PubDate: Fri, 01 Jul 2022 12:55:00 +000
       
  • Egalitarian Sharing Explains Food Distributions in a Small-Scale Society

    • Authors: mppinheiro@gmail.com (Marcos Pinheiro
      Abstract: Marcos Pinheiro: Among social anthropologists, there is virtual consensus that the food-sharing practices of small-scale non-agricultural groups cannot be understood in isolation from the broader repertoire of leveling strategies that prevent would-be dominants from exercising power and influence over likely subordinates. In spite of that widespread view, quantitatively rigorous empirical studies of food sharing and cooperation in small-scale human groups have typically ignored the internal connection between leveling of income and political power, drawing inspiration instead from evolutionary models that are neutral about social role asymmetries. In this paper, I introduce a spatially explicit agent-based model of hunter-gatherer food sharing in which individuals are driven by the goal of maximizing their own income while minimizing income asymmetries among others. Model simulation results show that seven basic patterns of inter-household food transfers described in detail for the Hadza hunters of Tanzania can be simultaneously reproduced with striking accuracy under the assumption that agents selectively support and carry on sharing interactions in ways that maximize their income leveling potential.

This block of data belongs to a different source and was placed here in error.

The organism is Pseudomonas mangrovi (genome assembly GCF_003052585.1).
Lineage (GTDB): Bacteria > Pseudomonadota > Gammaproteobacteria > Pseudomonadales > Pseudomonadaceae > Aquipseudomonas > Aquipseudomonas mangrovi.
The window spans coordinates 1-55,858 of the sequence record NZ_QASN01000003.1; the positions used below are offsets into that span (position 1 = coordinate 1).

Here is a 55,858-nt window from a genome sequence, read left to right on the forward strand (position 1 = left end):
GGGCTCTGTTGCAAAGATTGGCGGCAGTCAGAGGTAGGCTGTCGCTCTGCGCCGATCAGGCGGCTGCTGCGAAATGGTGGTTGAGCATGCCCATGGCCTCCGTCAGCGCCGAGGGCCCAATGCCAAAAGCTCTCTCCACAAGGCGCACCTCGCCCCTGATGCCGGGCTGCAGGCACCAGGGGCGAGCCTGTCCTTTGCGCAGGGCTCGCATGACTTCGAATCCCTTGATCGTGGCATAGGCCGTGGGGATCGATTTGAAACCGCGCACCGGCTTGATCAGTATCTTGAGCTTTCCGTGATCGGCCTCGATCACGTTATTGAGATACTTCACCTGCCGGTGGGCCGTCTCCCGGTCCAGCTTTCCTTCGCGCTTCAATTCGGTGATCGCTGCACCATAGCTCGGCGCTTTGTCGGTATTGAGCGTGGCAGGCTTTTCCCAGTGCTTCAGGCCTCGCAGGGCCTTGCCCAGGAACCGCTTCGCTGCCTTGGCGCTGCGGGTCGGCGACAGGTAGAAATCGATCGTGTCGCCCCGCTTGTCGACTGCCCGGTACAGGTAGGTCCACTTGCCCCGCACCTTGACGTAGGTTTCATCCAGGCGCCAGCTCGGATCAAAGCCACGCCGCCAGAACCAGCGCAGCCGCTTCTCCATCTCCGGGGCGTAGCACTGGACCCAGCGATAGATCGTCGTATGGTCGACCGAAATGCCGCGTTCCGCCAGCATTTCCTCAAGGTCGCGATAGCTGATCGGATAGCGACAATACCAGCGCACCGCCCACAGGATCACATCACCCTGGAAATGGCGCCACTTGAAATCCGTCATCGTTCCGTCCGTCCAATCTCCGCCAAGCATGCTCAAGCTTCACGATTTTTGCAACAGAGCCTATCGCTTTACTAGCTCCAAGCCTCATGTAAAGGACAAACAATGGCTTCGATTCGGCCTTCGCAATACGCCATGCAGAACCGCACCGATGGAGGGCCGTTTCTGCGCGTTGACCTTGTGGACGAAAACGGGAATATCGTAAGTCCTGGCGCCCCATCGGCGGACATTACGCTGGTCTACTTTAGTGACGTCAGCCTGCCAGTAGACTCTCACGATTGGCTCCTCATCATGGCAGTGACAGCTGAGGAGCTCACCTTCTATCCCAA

PubDate: Fri, 01 Jul 2022 12:54:00 +000